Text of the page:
Mar 16, 2012, 1:42 PM
The DPP was responding to the earlier application made by defence counsel L.K. Mboge for the state to produce the witness statement of Mr Fadera, in the trial involving Dr Ngoju L. Bah, the former Secretary General and Minister for Presidential Affairs.
When the case was called before Magistrate Nyima Samateh of the Banjul Magistrates’ Court, the DPP told the court he wanted the court to discharge the last order the court made for the state to produce the witness statement of Dawda Fadera, which was not in their file.
He said according to defence counsel, L.K. Mboge, one of the state witnesses told the court that the witness statement of Dawda Fadera was in their file, which he was not aware of.
In response, defence counsel L.K. Mboge told the court that it was the same prosecution who requested for the notice to be filed, and the document was filed and served to the prosecution.
He said his last application made at the last court sitting was just a reminder for the document to be served to the defence for the purpose of cross-examination of PW3.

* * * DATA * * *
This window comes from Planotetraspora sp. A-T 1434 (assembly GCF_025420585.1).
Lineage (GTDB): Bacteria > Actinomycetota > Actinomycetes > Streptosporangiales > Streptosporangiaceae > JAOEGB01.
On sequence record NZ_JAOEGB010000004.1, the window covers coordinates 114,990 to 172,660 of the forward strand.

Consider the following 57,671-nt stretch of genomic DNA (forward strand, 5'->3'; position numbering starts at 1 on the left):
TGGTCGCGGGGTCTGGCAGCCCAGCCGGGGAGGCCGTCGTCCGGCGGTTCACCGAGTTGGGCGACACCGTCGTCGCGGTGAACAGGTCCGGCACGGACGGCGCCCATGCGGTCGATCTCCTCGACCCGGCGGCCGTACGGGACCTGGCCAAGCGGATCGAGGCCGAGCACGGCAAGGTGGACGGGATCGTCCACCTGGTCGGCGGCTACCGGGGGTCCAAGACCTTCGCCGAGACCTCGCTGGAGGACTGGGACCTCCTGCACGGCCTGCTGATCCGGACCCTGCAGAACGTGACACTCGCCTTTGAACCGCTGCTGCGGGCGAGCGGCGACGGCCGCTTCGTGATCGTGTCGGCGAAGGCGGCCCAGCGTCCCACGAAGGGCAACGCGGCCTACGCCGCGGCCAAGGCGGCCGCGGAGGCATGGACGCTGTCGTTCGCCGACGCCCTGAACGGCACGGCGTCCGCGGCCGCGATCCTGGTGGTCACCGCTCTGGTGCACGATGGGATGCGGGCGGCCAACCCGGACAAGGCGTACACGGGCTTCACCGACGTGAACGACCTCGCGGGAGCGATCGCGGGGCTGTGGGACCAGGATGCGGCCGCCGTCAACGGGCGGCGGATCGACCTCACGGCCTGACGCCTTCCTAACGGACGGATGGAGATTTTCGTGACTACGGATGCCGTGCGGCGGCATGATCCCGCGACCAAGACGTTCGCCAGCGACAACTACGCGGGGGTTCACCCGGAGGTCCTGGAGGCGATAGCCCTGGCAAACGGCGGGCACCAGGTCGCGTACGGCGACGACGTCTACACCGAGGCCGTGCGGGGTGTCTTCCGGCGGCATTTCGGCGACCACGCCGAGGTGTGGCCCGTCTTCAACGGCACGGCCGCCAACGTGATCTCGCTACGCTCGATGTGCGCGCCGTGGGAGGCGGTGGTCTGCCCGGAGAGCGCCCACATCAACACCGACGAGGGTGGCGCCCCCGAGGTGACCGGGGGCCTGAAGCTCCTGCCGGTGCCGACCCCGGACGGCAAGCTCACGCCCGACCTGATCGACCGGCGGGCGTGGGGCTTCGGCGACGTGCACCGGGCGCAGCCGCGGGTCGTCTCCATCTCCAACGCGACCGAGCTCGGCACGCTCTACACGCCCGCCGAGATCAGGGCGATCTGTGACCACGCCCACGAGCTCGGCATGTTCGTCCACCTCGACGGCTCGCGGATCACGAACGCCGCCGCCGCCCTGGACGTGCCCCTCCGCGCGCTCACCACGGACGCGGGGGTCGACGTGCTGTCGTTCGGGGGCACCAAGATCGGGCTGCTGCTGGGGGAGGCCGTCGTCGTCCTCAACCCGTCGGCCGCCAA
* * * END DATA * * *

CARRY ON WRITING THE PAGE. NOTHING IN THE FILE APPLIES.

He said the first prosecution witness, Samba Sillah, told the court the witness statement of Dawda Fadera and his witness statement were in the file.
He said the order was not a fresh one, but a reminder to help the court to reach a just conclusion in the case, noting that since the filing of the document the state had not served the defence for the purpose of cross-examination.
However, the director of public prosecutions disagreed with that, saying that none of the state witnesses said the witness statement of Dawda Fadera was in their file.
He said the defence counsel knew fully what to do when a counsel needs a document from the state.
“We will try our best; if the document is in the state file we will surely serve him, but we did not promise him,” he said.
The case is adjourned to 14 October 2014 for the hearing to continue.
Dr Njogu Bah was alleged to have, sometime in January 2013 at State House in Banjul, abused the authority of his office as Secretary General and Head of the Civil Service by interfering with the recommendation and posting of Ms Jainaba Jobarteh to the Gambia’s permanent mission at the United Nations in New York without following the proper procedure of nomination, and thereby committed an offence.